In making two expected transactions Saturday, activating reliever Santiago Casilla from the disabled list and adding outfielder Jeff Francoeur to the roster, the San Francisco Giants also made an unexpected move and designated right-handed starter Chris Heston for assignment in order to accommodate Francoeur on the 40-man roster.
Heston, a 12-rounder in 2009, was widely considered the top pitcher in the Giants’ upper minors coming into this season. He led the High-A California League with a 3.16 ERA and made the All-Star team in 2011, and then repeated the same feats in the Double-A Eastern League in 2012, albeit with an even more dominant 2.24 ERA. This performance caused him to be ranked the Giants’ number eight prospect by MLB.com coming into this season.
He was added to the 40-man roster during the offseason and was highly scrutinized during big-league spring training, with many believing that he would be the first starter summoned if anyone in the Giants’ rotation went down. But he struggled to adjust to Triple-A this year, posting a 5.80 ERA in 19 starts and giving up 14 homers, two more than he had given up combined in the past two seasons. This was an unusual bump in the road for the 25-year-old Heston, as most pitchers fizzle out in Double-A rather than failing at the minors’ highest level.
Ultimately two factors, Heston’s pitching style and the events that have occurred this year, sealed Heston’s fate in the Giants’ organization. Heston is a pitcher who does not have overpowering stuff and relies on breaking balls to get him ground ball outs. Because of his style of pitching, Heston provides less opportunity for development than lefty Michael Kickham, who was on the same track as Heston in terms of development but features a more overpowering fastball and is more capable of getting strikeouts. Kickham beat out Heston when the Giants had to fill Ryan Vogelsong‘s rotation spot earlier this year. Though he has not performed well at the major-league level, he has intrigued the Giants’ brass enough that he has a firm grip on a 40-man spot, which made Heston more expendable.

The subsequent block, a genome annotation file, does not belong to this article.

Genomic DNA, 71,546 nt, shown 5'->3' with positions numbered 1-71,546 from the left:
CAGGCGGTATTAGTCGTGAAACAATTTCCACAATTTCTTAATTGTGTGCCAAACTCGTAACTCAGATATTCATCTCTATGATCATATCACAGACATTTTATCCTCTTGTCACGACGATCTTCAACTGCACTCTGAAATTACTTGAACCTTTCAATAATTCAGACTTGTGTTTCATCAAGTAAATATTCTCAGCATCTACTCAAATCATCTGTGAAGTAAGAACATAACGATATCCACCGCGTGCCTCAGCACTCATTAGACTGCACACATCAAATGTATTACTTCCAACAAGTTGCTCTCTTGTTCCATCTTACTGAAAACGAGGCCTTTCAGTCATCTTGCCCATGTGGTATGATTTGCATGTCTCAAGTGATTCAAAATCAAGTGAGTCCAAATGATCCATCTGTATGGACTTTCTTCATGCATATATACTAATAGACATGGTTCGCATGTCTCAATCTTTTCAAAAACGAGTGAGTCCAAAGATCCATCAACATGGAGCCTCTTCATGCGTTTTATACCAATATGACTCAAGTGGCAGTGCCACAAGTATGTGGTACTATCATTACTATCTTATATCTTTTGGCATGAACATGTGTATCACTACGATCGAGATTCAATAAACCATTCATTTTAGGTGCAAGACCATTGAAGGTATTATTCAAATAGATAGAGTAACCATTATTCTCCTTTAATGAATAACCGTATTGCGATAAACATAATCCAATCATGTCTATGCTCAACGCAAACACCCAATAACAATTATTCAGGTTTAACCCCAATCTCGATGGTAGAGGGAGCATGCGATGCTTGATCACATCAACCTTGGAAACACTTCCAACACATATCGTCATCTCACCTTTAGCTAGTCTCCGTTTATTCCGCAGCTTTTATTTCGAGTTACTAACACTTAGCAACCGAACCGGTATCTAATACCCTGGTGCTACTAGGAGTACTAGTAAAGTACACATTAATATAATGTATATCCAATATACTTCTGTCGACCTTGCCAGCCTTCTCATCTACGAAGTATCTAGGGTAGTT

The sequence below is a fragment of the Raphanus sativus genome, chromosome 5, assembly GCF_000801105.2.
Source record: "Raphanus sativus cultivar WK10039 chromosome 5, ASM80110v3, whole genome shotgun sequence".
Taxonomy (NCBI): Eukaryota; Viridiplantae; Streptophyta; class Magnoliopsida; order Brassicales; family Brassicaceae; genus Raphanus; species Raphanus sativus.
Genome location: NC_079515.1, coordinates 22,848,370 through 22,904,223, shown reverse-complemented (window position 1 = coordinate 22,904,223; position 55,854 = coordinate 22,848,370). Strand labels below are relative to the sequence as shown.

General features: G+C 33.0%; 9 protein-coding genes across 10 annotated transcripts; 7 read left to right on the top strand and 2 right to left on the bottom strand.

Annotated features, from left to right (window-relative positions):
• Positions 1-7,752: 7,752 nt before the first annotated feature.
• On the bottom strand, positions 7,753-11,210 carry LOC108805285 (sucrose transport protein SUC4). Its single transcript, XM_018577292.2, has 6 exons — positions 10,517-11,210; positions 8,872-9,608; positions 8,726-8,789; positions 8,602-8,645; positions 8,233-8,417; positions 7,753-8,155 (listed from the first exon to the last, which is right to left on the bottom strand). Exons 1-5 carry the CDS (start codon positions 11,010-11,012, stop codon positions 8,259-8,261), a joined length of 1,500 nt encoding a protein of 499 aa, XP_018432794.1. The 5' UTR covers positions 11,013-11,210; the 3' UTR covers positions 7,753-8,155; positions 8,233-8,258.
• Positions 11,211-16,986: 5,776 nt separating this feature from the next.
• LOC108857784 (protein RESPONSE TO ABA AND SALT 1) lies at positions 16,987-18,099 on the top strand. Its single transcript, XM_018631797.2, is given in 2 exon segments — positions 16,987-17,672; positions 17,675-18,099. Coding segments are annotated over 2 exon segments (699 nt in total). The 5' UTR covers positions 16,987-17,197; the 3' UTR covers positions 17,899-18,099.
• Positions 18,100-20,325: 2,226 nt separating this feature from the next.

The Giants take a calculated risk in letting Heston go. It’s not like they had no choice but to make the move; they easily could have let 24-year-old reliever Hunter Strickland go. The right-hander was in A-ball this year before undergoing Tommy John surgery, and will not be back until at least spring training. He had pitched well, putting up an 0.86 ERA through his first 20 appearances, but it’s a bold move keeping an injured reliever who is not considered a major prospect while cutting a healthy starter at Triple-A who is a top 10 prospect.
Heston’s time in the Giants’ organization will almost certainly come to an end in the next few days. Though he was designated for assignment and could theoretically be outrighted if he cleared waivers, there is almost no chance that every other MLB team will pass on a starter who was considered a legitimate prospect coming into the season. The best-case scenario for the Giants would be if they could orchestrate a trade in which Heston would be moved to a team higher up in the waiver order, preventing the possibility that he would be claimed by the teams at the bottom, and perhaps netting the Giants some prospects or money in return.